Villa Cusani Tittoni Traversi (general presentation)

In the Brianza territory, after Villa Reale in Monza with its big park, Villa Cusani Tittoni Traversi in Desio was decisively the richest in terms of total components that exalted its monumental quality. The characteristic match with the village and the exceptional elegance of its architecture and the garden, make it unique in northern Milan and a still perceivable testimonial of the lavish life of the Milanese upper nobility who owned it, and their custom of entertaining illustrious guests.

With the aim of building their summer residence, the Rho family of the counts of Milan, bought in 1429 a vast agricultural estate with buildings, which during the viscount era was very productive, due to its proximity with a canal. In 1651 it passed on to the Cusani Marquises who made it their countryside home to act as entertainment and agricultural management venues. In the second half of the 18th century, Ferdinando Cusani and his wife, Claudia Litta, extended the estate with the acquisition of other lands, and assigned to the famous Giuseppe Piermarini, court architect and author of the Milanes Scala Theatre and the Villa Reale of Monza, the task of giving a noble neoclassical style to the baroque villa and changing the surrounding orchards by designing an Italian garden. Towards the end of the 18th century they asked the gardener, Antonio Villoresi, to redesign the park following the English design and it was enriched also by pavilions, designed by the architect, Giuseppe Zanoia, to resemble the little circular temple of Imeneo, with some grottos and a tower.
Already at the start of the next century, due to enormous debts accumulated because of the gambling habits of one of their members, the family was forced to put the complex on sale. In 1817 a lawyer of remarkable prestige in Milano, the bourgeois and wealthy Giovanni Traversi bought it and entrusted Pelagio Palagi, renowned architect, interior decorator and furniture designer, besides being a painter and sculptor, with the task of asserting his position as a noble. He simultaneously commissioned the architect, Luigi Canonica, in those times the most sought-after architect, to make important changes on the elegant and newly acquired Milanese Anguissola Antona mansion in Corsia del Giardino, today the seat of the Gallerie d’Italia museum in Manzoni street, belonging to Intesa Sanpaolo.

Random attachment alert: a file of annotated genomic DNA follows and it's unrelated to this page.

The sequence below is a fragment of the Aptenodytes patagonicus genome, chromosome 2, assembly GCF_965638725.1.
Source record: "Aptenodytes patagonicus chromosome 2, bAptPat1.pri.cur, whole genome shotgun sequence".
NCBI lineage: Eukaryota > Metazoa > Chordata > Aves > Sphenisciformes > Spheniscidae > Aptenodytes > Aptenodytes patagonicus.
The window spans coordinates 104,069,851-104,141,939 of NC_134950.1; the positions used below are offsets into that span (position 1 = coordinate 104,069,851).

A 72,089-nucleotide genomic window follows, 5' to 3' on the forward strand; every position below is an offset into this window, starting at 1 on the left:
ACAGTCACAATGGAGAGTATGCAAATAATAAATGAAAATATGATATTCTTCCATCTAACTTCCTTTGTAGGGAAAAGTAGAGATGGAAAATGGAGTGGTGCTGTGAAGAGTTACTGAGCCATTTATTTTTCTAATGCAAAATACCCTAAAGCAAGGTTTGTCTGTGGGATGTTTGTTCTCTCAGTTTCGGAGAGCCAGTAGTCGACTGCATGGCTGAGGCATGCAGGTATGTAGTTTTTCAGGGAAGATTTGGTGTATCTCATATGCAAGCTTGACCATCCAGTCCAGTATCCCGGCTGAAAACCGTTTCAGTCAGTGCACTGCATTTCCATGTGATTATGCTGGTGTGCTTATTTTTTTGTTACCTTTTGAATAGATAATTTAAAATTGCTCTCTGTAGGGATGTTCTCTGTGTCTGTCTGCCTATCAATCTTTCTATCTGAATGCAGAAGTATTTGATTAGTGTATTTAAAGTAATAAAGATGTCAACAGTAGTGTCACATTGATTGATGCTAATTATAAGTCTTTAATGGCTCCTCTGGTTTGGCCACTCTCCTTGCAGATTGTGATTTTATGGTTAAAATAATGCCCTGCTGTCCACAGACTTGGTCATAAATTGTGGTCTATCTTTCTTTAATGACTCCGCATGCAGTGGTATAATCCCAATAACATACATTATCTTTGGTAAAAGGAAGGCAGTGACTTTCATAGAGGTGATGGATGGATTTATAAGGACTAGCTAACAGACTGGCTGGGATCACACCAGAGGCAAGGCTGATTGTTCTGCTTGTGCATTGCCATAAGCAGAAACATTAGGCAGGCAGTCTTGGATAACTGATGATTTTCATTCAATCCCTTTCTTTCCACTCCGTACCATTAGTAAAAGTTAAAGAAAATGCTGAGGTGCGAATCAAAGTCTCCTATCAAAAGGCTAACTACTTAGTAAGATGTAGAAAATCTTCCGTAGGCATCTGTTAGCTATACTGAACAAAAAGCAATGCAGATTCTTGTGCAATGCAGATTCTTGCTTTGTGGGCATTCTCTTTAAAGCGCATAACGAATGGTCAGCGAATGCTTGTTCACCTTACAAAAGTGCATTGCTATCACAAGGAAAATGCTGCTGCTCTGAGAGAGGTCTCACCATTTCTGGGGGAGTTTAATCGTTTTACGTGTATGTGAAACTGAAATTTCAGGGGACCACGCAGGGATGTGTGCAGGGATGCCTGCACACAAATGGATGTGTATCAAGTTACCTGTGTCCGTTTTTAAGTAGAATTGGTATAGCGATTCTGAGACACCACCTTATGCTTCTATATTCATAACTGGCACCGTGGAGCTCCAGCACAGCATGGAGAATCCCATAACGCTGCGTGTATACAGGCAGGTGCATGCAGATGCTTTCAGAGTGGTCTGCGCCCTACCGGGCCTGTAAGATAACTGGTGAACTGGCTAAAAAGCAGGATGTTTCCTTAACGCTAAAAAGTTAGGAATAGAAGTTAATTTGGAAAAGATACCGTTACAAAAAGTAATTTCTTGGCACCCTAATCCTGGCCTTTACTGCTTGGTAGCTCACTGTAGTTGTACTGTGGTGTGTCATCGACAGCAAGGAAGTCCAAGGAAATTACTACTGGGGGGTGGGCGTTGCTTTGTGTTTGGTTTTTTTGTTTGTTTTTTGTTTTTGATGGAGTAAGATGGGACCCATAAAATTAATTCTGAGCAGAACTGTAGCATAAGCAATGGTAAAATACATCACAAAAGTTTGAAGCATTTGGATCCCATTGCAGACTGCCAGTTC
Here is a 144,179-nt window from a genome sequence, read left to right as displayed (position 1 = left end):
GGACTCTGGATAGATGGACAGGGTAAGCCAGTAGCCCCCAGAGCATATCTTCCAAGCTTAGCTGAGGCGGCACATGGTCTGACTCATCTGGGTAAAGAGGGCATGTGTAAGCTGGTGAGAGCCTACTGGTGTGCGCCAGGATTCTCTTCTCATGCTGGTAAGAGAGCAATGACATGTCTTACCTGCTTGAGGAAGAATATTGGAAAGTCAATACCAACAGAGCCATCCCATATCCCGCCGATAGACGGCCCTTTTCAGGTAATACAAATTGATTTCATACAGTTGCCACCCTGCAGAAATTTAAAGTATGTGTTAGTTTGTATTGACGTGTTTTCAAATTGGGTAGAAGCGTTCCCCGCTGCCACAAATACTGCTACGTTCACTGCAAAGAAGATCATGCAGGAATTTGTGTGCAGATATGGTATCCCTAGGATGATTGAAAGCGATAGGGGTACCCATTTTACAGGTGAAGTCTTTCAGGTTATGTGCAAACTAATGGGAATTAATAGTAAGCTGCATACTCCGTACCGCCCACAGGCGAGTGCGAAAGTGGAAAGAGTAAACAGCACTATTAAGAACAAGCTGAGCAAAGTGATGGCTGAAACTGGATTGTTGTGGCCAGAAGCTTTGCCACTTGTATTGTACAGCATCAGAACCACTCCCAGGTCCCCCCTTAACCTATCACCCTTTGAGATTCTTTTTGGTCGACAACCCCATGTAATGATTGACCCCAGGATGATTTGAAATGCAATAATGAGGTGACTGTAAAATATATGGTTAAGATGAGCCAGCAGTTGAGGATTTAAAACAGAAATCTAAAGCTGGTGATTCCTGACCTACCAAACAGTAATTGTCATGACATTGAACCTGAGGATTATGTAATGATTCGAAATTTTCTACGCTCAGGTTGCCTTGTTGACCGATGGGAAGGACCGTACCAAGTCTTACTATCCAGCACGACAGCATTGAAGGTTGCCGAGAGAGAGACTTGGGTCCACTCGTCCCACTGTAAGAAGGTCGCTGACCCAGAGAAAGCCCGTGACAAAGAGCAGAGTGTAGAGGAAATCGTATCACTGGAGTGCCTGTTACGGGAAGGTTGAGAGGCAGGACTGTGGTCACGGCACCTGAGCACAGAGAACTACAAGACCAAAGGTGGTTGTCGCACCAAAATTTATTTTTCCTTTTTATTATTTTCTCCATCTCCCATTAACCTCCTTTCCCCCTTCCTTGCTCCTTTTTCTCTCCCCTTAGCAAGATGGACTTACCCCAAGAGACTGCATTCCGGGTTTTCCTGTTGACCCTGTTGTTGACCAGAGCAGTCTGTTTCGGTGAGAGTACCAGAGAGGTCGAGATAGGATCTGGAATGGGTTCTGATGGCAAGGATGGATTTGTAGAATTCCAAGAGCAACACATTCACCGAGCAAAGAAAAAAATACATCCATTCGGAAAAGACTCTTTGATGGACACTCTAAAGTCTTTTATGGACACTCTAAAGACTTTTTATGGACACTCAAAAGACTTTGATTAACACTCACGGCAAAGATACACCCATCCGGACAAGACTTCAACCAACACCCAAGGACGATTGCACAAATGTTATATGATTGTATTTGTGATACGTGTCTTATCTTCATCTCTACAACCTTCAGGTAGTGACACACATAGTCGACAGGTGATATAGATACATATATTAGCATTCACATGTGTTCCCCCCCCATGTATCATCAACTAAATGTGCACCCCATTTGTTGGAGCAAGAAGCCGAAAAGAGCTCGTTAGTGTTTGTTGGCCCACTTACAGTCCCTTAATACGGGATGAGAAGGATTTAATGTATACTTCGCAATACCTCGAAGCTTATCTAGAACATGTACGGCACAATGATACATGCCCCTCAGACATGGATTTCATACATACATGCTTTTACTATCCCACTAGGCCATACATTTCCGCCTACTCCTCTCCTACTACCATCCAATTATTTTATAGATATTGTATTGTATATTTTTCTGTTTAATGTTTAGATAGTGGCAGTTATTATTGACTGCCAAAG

In Desio, Palagi radically changed the perspectives of the villa and built some venues on the ground floor, a charming sequence of rooms with refined and eclectic finishings in neogothic, rococò, Arabic, and neoclassical styles. He thus made the place an obligatory destination for romantic travellers, a perfectly successful example of dialogue, and full of echoes of nature and culture. Among the illustrious guests were the King of Naples, Emperor Francis I, Stendhal, who chose it as the setting for the unfinished lively play entitled “Il forestiere in Italia” of 1816, and Vincenzo Bellini. At the end of the 19th century the monument became the property of the Tittoni family and a venue for top-class entertainment with Tommaso Tittoni, Italian diplomat and politician, Senate President of the Reign from 1919 to 1929, and the first President of the Academy of Italy with Mussolini. Donated in 1947 to the Xaverian Fathers, it was not used much and thus declined rapidly. It was bought in 1977 by the Desio municipality which initiated some renovation works for new usage of the buildings. A civic Library was placed in the building which once served as a greenhouse. In addition, the east wing of the villa, once assigned to storerooms, today hosts the municipal “Incubator” office for tourism and youth policy projects.